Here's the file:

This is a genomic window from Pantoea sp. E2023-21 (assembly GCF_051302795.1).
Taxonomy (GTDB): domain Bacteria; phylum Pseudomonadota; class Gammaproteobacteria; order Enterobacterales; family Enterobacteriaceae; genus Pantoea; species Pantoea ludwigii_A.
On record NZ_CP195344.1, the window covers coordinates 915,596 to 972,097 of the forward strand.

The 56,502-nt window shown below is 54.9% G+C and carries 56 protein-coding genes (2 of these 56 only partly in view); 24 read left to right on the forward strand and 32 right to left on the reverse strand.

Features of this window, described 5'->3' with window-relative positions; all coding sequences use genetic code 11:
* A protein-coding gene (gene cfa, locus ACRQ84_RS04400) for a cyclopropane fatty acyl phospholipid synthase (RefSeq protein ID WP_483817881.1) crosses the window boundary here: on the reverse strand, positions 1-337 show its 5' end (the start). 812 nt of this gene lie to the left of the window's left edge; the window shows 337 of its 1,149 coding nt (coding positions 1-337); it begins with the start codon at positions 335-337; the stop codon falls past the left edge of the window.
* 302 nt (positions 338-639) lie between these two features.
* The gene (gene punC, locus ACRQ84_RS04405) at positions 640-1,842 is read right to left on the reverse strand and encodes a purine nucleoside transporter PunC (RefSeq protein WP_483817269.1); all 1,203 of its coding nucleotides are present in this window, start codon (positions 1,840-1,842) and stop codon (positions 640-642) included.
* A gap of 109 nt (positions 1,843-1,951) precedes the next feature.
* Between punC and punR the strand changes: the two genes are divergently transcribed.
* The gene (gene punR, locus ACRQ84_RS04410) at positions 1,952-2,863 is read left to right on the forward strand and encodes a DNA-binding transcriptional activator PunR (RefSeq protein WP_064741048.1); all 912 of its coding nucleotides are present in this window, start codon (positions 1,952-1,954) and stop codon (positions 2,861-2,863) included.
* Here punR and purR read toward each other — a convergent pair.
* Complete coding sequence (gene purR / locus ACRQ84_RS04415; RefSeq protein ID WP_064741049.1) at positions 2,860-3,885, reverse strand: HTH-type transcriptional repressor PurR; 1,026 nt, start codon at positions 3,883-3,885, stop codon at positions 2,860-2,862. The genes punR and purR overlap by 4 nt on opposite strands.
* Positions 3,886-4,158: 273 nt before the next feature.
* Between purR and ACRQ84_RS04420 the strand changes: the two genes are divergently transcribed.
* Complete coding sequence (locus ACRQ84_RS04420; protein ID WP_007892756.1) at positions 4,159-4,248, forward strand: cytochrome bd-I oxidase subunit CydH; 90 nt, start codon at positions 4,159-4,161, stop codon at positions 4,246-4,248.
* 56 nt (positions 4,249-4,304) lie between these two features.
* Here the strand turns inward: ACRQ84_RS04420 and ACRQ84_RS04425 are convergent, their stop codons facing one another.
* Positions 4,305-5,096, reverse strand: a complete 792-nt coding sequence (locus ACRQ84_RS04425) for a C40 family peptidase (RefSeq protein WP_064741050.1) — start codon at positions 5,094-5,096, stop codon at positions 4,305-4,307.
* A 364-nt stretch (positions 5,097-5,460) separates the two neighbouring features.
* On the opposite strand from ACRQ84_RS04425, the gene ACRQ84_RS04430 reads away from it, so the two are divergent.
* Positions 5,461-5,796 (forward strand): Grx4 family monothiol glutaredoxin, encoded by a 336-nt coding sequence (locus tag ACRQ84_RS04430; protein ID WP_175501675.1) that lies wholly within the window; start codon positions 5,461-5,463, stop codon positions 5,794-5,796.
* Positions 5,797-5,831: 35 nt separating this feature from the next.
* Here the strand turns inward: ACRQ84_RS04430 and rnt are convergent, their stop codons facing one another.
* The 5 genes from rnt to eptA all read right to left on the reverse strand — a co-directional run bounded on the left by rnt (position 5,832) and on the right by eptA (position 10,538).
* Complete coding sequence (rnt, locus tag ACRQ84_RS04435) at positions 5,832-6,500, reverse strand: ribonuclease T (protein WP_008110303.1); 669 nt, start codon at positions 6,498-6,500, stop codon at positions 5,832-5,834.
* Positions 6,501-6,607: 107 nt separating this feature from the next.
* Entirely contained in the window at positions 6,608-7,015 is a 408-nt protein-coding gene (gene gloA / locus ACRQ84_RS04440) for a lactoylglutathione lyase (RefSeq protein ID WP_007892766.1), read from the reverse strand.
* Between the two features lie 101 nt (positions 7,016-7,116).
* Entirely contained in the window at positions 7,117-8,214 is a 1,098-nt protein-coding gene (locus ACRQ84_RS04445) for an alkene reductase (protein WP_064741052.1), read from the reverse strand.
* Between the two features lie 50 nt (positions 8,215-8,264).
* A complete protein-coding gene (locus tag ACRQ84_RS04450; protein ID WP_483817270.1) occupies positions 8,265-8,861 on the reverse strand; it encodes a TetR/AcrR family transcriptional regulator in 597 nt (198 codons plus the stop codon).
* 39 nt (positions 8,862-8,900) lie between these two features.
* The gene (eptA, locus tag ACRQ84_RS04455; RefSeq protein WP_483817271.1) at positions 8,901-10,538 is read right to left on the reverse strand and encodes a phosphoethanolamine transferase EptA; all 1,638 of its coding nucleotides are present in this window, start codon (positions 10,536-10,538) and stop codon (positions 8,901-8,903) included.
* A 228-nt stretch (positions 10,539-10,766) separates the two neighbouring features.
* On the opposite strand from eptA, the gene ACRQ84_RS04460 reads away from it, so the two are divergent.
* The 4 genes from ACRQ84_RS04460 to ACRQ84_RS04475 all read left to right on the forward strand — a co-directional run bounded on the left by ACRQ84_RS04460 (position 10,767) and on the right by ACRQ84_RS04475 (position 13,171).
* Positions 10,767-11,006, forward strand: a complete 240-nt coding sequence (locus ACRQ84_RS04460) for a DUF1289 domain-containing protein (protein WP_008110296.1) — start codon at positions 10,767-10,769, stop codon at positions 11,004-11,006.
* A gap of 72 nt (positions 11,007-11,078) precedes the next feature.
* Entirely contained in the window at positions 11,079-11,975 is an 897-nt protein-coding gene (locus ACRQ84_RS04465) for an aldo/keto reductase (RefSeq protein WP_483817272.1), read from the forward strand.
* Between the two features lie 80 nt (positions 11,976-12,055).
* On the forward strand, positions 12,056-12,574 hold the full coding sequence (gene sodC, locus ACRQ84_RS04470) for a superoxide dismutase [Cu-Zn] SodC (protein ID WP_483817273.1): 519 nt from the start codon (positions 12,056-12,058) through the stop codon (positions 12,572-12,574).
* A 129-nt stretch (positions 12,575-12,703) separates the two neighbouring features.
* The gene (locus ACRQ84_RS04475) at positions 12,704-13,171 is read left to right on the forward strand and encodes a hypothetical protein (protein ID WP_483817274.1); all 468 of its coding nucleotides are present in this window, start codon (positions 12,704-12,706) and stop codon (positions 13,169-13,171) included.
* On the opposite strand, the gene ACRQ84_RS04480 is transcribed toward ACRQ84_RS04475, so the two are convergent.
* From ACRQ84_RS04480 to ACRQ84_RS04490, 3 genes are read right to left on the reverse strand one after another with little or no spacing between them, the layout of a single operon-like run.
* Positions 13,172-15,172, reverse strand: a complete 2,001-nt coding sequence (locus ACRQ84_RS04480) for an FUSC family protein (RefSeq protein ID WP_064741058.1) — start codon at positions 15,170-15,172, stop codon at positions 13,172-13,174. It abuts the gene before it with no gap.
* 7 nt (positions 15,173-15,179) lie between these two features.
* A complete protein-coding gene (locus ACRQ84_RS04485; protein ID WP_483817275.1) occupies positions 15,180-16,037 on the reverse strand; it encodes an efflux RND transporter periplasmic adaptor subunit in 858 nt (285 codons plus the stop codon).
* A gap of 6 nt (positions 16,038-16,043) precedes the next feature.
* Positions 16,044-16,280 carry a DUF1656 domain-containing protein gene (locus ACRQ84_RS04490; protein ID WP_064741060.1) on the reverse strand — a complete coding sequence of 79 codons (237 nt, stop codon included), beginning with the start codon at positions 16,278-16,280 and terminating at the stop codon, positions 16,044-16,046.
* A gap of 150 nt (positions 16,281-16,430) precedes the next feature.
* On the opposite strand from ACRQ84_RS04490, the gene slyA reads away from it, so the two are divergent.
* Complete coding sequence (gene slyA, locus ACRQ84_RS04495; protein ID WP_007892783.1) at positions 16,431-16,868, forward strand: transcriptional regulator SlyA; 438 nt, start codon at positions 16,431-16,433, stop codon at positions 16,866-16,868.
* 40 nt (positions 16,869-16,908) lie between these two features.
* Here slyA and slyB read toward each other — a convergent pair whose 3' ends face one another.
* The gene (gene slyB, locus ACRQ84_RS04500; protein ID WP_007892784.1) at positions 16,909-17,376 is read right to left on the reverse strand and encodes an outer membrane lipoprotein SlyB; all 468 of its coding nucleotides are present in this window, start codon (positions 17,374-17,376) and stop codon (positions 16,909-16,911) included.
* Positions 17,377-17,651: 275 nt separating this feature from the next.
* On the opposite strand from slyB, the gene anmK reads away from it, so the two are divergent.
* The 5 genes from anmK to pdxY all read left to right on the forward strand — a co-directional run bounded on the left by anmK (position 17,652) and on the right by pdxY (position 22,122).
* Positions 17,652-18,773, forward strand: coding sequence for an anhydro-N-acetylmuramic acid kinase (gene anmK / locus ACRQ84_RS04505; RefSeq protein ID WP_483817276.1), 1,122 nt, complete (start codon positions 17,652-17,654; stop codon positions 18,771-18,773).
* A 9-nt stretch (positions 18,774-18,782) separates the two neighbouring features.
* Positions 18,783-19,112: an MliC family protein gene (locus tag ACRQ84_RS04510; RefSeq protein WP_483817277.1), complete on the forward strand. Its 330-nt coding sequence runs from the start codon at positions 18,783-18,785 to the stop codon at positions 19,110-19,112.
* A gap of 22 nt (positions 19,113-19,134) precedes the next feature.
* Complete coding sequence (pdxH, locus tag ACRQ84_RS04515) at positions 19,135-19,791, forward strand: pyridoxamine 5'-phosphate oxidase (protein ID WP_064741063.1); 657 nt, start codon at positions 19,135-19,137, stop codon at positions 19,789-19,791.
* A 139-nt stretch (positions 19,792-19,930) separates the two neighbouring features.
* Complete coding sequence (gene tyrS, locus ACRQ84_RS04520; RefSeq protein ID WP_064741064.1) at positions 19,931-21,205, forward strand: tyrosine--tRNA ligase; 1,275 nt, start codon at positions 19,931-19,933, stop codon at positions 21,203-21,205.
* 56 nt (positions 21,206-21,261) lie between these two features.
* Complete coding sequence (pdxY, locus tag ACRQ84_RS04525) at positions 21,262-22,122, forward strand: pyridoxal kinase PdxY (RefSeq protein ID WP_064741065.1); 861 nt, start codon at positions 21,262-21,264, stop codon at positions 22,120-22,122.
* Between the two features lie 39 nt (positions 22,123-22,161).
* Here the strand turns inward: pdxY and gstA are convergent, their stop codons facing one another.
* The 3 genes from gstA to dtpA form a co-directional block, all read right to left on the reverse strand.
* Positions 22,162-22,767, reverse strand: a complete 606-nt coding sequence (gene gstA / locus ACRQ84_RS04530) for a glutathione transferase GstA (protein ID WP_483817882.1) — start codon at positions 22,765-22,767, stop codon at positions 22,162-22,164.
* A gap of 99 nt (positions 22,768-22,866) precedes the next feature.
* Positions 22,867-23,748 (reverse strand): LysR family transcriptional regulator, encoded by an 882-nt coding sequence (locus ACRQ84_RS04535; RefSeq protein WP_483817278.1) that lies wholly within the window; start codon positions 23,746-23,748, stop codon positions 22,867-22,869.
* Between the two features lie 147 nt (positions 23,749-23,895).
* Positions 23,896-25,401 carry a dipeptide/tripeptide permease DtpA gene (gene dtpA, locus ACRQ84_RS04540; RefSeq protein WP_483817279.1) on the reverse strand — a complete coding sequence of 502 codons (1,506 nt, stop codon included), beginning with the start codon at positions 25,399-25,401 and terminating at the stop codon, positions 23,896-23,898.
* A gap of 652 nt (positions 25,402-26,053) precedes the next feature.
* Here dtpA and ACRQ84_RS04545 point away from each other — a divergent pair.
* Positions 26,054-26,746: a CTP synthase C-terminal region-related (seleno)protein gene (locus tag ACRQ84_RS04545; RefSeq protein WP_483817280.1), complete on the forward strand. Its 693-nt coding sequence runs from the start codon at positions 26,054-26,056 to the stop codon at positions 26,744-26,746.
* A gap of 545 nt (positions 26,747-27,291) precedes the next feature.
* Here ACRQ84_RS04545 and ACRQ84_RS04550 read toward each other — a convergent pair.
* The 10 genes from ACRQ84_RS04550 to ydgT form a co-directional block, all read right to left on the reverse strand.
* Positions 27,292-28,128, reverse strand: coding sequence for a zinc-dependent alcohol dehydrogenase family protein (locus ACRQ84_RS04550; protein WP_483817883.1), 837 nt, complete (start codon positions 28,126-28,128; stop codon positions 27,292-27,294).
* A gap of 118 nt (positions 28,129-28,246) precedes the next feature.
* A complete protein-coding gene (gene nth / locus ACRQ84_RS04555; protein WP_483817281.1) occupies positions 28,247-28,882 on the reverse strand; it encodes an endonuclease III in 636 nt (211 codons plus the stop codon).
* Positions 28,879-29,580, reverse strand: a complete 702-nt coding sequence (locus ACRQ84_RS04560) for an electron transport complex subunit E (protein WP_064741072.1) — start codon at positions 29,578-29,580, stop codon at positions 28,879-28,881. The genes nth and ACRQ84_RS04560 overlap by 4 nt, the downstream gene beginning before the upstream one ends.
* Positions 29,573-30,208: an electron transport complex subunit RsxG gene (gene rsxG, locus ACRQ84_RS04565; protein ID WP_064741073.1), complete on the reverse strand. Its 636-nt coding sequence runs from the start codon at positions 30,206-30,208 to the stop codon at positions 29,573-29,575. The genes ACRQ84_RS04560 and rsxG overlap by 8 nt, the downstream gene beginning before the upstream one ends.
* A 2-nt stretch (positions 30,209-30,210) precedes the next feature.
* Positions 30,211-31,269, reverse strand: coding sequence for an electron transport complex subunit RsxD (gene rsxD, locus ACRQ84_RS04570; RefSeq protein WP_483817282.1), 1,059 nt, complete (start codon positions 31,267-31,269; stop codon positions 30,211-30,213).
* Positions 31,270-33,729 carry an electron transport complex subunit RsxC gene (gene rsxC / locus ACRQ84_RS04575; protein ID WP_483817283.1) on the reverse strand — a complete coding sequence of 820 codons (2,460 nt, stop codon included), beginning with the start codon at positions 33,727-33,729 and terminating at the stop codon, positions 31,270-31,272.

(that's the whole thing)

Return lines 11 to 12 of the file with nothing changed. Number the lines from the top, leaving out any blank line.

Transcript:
* The gene (gene punR, locus ACRQ84_RS04410) at positions 1,952-2,863 is read left to right on the forward strand and encodes a DNA-binding transcriptional activator PunR (RefSeq protein WP_064741048.1); all 912 of its coding nucleotides are present in this window, start codon (positions 1,952-1,954) and stop codon (positions 2,861-2,863) included.
* Here punR and purR read toward each other — a convergent pair.